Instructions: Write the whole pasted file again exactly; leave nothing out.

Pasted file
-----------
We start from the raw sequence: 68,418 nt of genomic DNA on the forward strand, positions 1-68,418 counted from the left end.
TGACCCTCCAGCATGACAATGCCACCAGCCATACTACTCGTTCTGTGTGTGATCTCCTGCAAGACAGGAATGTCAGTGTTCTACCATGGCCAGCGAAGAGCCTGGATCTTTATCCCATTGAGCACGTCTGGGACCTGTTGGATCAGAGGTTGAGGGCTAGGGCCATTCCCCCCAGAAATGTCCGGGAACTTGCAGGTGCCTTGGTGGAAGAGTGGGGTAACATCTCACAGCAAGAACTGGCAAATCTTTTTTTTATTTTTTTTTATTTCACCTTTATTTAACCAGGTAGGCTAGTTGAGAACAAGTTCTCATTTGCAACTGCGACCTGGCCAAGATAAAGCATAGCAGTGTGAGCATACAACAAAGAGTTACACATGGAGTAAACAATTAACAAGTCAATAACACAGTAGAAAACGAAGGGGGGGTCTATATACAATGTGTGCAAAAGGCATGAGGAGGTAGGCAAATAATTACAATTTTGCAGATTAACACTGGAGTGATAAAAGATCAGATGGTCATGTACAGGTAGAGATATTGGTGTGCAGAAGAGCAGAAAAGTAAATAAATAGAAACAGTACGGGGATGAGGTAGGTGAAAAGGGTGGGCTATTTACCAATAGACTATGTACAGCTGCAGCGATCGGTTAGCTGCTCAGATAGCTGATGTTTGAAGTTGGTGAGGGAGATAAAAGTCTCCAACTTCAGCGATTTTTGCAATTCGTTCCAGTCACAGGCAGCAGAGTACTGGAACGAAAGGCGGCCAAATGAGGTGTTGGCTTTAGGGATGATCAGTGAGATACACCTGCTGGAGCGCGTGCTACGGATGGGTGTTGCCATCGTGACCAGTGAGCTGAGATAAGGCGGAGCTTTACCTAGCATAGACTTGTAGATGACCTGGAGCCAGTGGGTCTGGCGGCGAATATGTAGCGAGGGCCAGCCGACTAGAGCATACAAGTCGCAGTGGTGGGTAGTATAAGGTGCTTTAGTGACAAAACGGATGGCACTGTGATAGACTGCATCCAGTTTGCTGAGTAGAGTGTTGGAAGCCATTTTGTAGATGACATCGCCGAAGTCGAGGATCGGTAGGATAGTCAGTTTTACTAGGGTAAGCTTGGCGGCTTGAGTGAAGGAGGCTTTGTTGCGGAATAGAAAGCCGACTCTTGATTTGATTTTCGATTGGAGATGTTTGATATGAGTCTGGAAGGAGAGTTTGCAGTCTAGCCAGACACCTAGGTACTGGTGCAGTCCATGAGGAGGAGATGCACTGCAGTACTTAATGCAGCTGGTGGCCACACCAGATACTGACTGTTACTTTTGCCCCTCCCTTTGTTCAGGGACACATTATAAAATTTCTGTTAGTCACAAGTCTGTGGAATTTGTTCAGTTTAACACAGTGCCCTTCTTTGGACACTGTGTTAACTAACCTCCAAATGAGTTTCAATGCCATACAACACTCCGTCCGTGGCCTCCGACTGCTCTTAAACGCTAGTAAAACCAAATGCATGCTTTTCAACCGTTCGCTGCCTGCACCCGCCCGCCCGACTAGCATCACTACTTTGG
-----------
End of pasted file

We start from the raw sequence: 68,418 nt of genomic DNA on the forward strand, positions 1-68,418 counted from the left end.
TGACCCTCCAGCATGACAATGCCACCAGCCATACTACTCGTTCTGTGTGTGATCTCCTGCAAGACAGGAATGTCAGTGTTCTACCATGGCCAGCGAAGAGCCTGGATCTTTATCCCATTGAGCACGTCTGGGACCTGTTGGATCAGAGGTTGAGGGCTAGGGCCATTCCCCCCAGAAATGTCCGGGAACTTGCAGGTGCCTTGGTGGAAGAGTGGGGTAACATCTCACAGCAAGAACTGGCAAATCTTTTTTTTATTTTTTTTTATTTCACCTTTATTTAACCAGGTAGGCTAGTTGAGAACAAGTTCTCATTTGCAACTGCGACCTGGCCAAGATAAAGCATAGCAGTGTGAGCATACAACAAAGAGTTACACATGGAGTAAACAATTAACAAGTCAATAACACAGTAGAAAACGAAGGGGGGGTCTATATACAATGTGTGCAAAAGGCATGAGGAGGTAGGCAAATAATTACAATTTTGCAGATTAACACTGGAGTGATAAAAGATCAGATGGTCATGTACAGGTAGAGATATTGGTGTGCAGAAGAGCAGAAAAGTAAATAAATAGAAACAGTACGGGGATGAGGTAGGTGAAAAGGGTGGGCTATTTACCAATAGACTATGTACAGCTGCAGCGATCGGTTAGCTGCTCAGATAGCTGATGTTTGAAGTTGGTGAGGGAGATAAAAGTCTCCAACTTCAGCGATTTTTGCAATTCGTTCCAGTCACAGGCAGCAGAGTACTGGAACGAAAGGCGGCCAAATGAGGTGTTGGCTTTAGGGATGATCAGTGAGATACACCTGCTGGAGCGCGTGCTACGGATGGGTGTTGCCATCGTGACCAGTGAGCTGAGATAAGGCGGAGCTTTACCTAGCATAGACTTGTAGATGACCTGGAGCCAGTGGGTCTGGCGGCGAATATGTAGCGAGGGCCAGCCGACTAGAGCATACAAGTCGCAGTGGTGGGTAGTATAAGGTGCTTTAGTGACAAAACGGATGGCACTGTGATAGACTGCATCCAGTTTGCTGAGTAGAGTGTTGGAAGCCATTTTGTAGATGACATCGCCGAAGTCGAGGATCGGTAGGATAGTCAGTTTTACTAGGGTAAGCTTGGCGGCTTGAGTGAAGGAGGCTTTGTTGCGGAATAGAAAGCCGACTCTTGATTTGATTTTCGATTGGAGATGTTTGATATGAGTCTGGAAGGAGAGTTTGCAGTCTAGCCAGACACCTAGGTACTGGTGCAGTCCATGAGGAGGAGATGCACTGCAGTACTTAATGCAGCTGGTGGCCACACCAGATACTGACTGTTACTTTTGCCCCTCCCTTTGTTCAGGGACACATTATAAAATTTCTGTTAGTCACAAGTCTGTGGAATTTGTTCAGTTTAACACAGTGCCCTTCTTTGGACACTGTGTTAACTAACCTCCAAATGAGTTTCAATGCCATACAACACTCCGTCCGTGGCCTCCGACTGCTCTTAAACGCTAGTAAAACCAAATGCATGCTTTTCAACCGTTCGCTGCCTGCACCCGCCCGCCCGACTAGCATCACTACTTTGG